, 02 Dec 2006
Jimmy Tong (Chan) works as a cab driver until one day a passenger offers him a job as driver to super spy Clark Devlin (Isaccs). When Devlin is injured in a bombing Jimmy takees his place, using a tuxedo of Devlin's that confers superpowers on the wearer.
Suited up Jimmy and partner Del Blaine (Hewitt) (who, being on her first assignment, thinks he's Devlin) go up against an eeevil bottled water manufacturer (Ritchie Coster) who is planning to poison the world's water supply, leaving only his mineral water safe to drink (muahahahaha).
It's not an easy time to be a Jackie Chan fan. His Hong Kong output has been slipping in quality (he's been trying to act, God help us) and his Hollywood films lurch from one embarrassment to the next. This might be the best of his US work to date, I realise of course that that's like saying 'Whaddya know, this sewage smells better than that sewage', but still, small mercies.
The Tuxedo is certainly beset with problems. First among them is the prevalence of wire work (not great wire work at that) in the action and stunt sequences. Time was Jackie lived by the words: I am the special effect. But time marches on and this can be put down to age and injury rather than laziness or a lack of ideas on the part of Jackie and his stunt team. The smaller moments are the best, true they've been slightly aided by effects but still the displays of agility, particularly when Jackie has to fight while trying to put his tux back on, are as amazing as ever.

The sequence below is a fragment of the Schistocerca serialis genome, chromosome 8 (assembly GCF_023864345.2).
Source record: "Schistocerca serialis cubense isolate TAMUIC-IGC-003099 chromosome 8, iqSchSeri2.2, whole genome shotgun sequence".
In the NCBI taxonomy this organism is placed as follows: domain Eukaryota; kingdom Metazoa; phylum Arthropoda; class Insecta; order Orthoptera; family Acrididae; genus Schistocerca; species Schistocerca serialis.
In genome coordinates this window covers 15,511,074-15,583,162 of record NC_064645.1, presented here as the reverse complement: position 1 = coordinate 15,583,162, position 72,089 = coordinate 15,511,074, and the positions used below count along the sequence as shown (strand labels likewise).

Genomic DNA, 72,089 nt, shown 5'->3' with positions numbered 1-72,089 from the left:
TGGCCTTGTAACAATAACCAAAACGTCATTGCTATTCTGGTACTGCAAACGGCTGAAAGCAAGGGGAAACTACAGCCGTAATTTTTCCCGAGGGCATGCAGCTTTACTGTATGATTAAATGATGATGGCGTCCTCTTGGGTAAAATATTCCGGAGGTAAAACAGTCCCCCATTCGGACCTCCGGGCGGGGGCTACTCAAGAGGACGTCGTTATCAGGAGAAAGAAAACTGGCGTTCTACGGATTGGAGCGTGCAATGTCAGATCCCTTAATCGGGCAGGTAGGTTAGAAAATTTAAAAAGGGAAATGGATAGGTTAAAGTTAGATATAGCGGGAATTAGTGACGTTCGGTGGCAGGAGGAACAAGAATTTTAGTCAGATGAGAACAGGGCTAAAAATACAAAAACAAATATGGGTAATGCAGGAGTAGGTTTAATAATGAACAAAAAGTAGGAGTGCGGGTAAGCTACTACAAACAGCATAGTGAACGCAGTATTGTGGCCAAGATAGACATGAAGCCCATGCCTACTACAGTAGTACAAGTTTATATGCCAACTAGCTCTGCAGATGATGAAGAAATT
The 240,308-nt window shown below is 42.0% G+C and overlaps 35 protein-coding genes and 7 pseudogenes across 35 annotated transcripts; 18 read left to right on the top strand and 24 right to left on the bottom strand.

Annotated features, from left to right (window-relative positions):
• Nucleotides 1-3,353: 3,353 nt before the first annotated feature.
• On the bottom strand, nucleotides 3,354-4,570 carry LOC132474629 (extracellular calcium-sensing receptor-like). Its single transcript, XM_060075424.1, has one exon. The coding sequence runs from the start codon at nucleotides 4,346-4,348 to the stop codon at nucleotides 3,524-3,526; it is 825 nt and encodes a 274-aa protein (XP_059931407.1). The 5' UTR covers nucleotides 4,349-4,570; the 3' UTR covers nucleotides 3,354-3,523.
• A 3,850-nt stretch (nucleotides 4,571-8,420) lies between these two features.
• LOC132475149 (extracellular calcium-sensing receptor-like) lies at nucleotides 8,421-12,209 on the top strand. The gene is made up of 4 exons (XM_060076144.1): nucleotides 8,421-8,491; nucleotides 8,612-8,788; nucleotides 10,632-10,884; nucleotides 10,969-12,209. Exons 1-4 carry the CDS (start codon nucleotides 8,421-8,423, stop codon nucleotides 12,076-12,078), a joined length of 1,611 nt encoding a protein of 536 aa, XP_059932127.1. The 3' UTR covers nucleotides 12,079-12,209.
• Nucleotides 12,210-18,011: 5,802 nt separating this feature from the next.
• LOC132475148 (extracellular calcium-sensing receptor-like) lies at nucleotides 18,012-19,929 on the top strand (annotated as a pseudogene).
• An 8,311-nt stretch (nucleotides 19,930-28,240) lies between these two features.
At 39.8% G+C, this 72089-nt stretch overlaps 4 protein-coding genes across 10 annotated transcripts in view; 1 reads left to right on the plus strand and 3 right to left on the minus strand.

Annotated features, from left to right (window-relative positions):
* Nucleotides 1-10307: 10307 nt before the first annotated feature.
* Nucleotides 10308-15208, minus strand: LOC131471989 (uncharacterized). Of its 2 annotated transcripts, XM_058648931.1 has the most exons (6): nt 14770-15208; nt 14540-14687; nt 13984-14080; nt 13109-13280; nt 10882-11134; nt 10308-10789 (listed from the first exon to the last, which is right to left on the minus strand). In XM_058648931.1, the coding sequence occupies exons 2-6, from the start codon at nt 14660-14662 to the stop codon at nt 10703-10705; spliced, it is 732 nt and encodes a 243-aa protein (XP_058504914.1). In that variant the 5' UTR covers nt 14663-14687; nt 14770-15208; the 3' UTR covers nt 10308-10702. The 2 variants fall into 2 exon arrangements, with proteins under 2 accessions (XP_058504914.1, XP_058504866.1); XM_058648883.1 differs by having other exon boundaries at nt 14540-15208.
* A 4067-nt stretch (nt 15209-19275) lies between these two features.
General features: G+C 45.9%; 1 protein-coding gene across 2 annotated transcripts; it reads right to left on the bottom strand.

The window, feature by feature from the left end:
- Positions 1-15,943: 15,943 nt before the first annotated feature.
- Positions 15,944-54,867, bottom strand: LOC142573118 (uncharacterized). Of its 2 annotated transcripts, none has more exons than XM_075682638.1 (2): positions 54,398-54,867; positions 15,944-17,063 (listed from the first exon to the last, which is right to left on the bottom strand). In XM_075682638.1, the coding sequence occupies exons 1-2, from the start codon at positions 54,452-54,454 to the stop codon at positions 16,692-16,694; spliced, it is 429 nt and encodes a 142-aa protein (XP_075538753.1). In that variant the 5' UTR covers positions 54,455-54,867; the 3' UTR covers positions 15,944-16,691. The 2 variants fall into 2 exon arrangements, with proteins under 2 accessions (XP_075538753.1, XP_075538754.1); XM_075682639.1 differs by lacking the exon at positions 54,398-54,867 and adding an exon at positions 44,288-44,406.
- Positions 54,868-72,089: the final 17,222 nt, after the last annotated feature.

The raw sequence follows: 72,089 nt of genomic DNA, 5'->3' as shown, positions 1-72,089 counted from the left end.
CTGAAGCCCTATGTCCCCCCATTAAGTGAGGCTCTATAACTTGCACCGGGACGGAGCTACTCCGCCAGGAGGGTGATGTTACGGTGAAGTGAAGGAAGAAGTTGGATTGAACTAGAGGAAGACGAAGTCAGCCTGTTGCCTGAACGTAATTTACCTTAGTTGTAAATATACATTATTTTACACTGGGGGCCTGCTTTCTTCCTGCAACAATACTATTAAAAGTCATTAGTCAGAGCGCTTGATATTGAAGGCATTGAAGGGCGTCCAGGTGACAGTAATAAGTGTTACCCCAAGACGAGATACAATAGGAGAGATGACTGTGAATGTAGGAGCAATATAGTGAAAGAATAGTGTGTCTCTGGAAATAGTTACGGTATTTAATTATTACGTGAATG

Debuting Director Donovan isn't the man for the job. Too often he botches the action particularly in a sequence with the most obvious fake leg ever put to film and his leering fascination with Hewitt's cleavage, magnificent as it may be, makes you wonder if it was an adult or a 13 year old boy behind the camera.
However there are bright spots. Chan's having fun, which often seems not to be the case lately, clearly he enjoys the slapstick comedy and, for all the frustrations of working in English, his comic timing and screen presence still win through.
Hewitt may be utterly miscast but she makes the best of things and actually puts in a sparky performance that serves the film perfectly well.
So it's dumber than you can possibly imagine but there's also fun to be had. There's some hammy cameos from Whose Line Is It Anyway's Colin Mochorie and from Peter Stormare as a mad scientist and just enough of Jackie's trademark action to make it fun. Clearly no masterpiece then, but hardly as mortifying as Shanghai Noon or The Medallion
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